Reflection: Depression, Anger, Redemption :: Advent’s Hope
By Steven Dilla
“Charles Jennens was a collaborator of Handel’s who struggled with depression following the suicide of his younger brother,” writes Mitch Davis who produced a documentary on Handel’s Messiah. Jennens’ brother was reportedly talked out of his faith at university and subsequently took his own life. “Jennens craved the spiritual solace he found in the exalted strains of Handel’s music and sought to combine that music with the scriptural words that comforted him during his depressive bouts.” Jennings composed the libretto of Messiah from translations of the Bible from the King James Version and The Book of Common Prayer.
Handel bounced from patron to patron throughout his career. Poor management of money and the resulting large shifts in his income, led him to become significantly indebted in London. Additionally, Handel’s first biographer John Mainwaring recorded that Handel, ”paid more attention to [food] than is becoming to any man.” Handel eventually became overweight, but was known far wider for English tabloid reports on his temper. In one argument he threatened to throw a soloist out a window, in another he escalated a verbal fight until a friend stabbed him with a sword (Handel was spared, as the sword was blunted by a metal button).
Mesmerized when he saw Jennens’ impassioned libretto, Handel worked feverishly on an oratorio, completing it in less than four weeks. Messiah was a turning point for Handel; its success freed him from his debts, and he became extraordinarily generous with the wealth his fame allowed. Something beyond material success seems to have happened as well. During the composition, Handel had what some call a spiritual epiphany. “I did think I did see all Heaven before me, and the great God himself.” Handel wrote as he composed the Hallelujah Chorus. “Whether I was in the body or out of my body when I wrote it, I know not.”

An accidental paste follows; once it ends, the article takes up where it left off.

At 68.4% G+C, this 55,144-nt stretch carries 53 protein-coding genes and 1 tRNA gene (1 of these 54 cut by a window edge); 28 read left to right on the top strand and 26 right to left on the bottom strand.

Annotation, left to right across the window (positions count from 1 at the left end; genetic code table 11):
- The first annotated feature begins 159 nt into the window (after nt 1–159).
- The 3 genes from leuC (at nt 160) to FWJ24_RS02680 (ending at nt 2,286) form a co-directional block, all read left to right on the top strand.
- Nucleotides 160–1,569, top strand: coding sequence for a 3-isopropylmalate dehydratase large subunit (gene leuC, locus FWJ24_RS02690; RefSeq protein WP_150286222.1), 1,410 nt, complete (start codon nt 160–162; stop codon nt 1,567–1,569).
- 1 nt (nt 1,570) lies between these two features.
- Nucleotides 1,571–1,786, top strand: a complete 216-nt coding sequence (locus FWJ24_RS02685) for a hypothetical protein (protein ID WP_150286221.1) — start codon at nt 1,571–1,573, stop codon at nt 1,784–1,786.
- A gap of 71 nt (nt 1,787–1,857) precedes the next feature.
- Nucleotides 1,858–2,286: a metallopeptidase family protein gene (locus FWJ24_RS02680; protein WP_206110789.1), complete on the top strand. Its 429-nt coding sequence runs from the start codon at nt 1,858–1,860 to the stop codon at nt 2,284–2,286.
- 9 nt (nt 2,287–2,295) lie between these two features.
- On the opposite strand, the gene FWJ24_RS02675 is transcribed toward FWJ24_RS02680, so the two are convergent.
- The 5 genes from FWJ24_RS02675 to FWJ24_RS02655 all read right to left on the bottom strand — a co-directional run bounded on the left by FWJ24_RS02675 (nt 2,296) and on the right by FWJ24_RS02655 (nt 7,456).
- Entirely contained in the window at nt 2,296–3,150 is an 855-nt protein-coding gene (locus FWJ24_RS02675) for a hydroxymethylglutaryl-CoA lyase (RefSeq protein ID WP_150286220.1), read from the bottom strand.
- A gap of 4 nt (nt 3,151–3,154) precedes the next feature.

“Even when the subject of his work is religious, Handel is writing about the human response to the divine,” observes Harry Bicket, the director of The English Concert chamber orchestra. It’s clear both Jennens and Handel found personal grounding in Messiah and wanted to share that experience with others. Messiah seems to be both both men’s declaration that Christ is sufficient in the chaos of the world. They approached Messiah, as we can during this season as well, drawing solace and strength from the glory of Christ.
Listen: Hallelujah Chorus by The London Philharmonic.
The Request for Presence
Gladden the soul of your servant, for to you, O Lord, I lift up my soul. — Psalm 86.4
– From The Divine Hours: Prayers for Autumn and Wintertime by Phyllis Tickle.